This is one of the first studies to prospectively assess this association, and its outcomes support the idea that poor sleep is a potential MI risk factor.
Even though we need further data to be able to modify the current sleep duration standards as part of life-style change recommendations, it seems reasonable to start bearing this in mind.
Prior observational studies have associated extremes of sleep duration (both little and too much sleep) with MI risk, but confounders have made it hard to reach a definite conclusion.
This study assessed 461347 participants free of heart disease, classified into three groups according to reported average sleep duration (short sleep <6 hours, between 6 and 9 hours and long sleep >9 hours). Multiple confounders were assessed, even a genetic disposition for heart disease.
Compared against individuals sleeping between 6 and 9 hours, those reporting short sleep had 20% higher MI risk after adjusting for multiple variables (HR: 1.20; CI 95%: 1.07 to 1.33) and those reporting long sleep had 34% higher risk of MI (HR: 1.34; CI 95%: 1.13 to 1.58).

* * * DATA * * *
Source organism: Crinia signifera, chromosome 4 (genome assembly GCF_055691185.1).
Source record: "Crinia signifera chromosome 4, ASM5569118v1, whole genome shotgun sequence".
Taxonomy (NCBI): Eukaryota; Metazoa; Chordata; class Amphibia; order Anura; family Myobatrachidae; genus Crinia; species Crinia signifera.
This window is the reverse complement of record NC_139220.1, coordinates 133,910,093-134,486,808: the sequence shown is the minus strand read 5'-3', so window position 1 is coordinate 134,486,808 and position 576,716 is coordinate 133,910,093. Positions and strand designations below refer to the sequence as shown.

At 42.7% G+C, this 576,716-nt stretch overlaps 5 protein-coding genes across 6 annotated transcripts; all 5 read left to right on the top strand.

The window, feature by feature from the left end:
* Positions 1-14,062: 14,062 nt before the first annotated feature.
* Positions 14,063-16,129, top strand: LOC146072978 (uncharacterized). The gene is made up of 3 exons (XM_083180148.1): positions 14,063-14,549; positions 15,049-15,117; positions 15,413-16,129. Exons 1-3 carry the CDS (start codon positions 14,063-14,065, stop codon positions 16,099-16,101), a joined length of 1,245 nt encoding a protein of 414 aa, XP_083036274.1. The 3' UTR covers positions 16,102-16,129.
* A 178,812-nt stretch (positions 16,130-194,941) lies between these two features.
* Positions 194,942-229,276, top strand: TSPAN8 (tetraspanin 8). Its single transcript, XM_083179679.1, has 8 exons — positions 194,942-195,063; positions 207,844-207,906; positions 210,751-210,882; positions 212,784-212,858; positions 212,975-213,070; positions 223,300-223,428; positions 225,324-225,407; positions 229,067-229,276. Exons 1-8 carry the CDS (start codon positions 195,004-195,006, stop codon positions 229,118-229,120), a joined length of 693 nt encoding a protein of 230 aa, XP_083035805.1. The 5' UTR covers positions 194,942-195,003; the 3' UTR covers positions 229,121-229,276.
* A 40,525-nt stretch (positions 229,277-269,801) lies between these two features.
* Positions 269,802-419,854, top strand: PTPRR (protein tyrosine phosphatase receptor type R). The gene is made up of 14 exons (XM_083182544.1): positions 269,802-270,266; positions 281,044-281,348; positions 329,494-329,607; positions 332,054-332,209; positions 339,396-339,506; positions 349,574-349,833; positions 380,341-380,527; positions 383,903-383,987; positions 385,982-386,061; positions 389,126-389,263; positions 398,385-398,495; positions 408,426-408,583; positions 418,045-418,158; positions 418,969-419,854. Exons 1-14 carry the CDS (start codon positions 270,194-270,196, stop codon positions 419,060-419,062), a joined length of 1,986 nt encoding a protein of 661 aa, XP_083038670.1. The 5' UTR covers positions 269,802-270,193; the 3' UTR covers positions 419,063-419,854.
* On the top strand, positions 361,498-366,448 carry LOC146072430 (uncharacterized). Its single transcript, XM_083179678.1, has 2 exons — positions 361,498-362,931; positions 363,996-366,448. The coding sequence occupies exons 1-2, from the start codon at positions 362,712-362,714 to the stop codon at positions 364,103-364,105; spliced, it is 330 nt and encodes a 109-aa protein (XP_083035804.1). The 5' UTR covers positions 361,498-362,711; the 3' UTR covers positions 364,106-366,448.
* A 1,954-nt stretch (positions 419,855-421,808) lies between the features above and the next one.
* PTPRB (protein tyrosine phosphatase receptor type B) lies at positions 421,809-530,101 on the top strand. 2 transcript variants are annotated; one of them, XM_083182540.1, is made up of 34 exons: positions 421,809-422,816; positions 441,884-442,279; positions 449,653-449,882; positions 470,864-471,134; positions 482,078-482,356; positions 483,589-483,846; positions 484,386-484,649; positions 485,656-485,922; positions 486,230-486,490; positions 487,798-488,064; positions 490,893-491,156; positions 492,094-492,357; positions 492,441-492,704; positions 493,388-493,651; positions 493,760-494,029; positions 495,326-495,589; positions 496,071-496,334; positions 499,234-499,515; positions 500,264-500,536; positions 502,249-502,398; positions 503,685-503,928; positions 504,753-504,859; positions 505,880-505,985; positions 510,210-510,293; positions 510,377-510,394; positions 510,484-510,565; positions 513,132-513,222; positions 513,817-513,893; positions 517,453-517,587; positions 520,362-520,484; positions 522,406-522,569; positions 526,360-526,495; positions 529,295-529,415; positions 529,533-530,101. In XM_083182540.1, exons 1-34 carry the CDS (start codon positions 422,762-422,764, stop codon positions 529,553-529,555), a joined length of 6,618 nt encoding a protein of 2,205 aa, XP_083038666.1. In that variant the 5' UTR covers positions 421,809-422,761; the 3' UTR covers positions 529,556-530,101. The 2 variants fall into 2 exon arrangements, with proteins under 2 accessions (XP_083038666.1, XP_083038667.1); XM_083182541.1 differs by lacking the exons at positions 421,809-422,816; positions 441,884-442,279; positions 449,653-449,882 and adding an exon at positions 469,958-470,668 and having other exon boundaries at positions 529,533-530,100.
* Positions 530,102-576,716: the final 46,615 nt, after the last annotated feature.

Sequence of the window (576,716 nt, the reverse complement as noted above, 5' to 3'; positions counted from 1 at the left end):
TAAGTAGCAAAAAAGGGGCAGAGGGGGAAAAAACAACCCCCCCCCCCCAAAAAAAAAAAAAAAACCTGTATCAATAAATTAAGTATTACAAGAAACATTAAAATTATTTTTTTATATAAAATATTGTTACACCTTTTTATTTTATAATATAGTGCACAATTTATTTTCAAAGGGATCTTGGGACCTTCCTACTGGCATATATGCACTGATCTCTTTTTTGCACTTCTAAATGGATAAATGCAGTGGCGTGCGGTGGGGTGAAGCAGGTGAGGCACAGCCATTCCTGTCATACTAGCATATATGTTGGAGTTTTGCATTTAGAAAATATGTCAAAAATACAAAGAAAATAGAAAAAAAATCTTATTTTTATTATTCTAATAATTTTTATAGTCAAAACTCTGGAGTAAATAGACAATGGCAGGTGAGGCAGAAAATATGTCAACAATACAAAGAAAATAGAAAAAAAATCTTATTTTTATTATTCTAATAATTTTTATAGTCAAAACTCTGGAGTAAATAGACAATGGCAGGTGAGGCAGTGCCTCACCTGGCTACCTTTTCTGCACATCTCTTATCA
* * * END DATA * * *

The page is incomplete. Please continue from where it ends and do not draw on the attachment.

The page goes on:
This prospective study looking at sleep duration and MI risk showed a significant association between the two in people sleeping both short and long hours. More data are needed for us to be able to make recommendations to patients as part of a prevention strategy.
Original title: Sleep Duration and Myocardial Infarction.
Reference: Iyas Daghlas et al. J Am Coll Cardiol 2019;74:1304–14.
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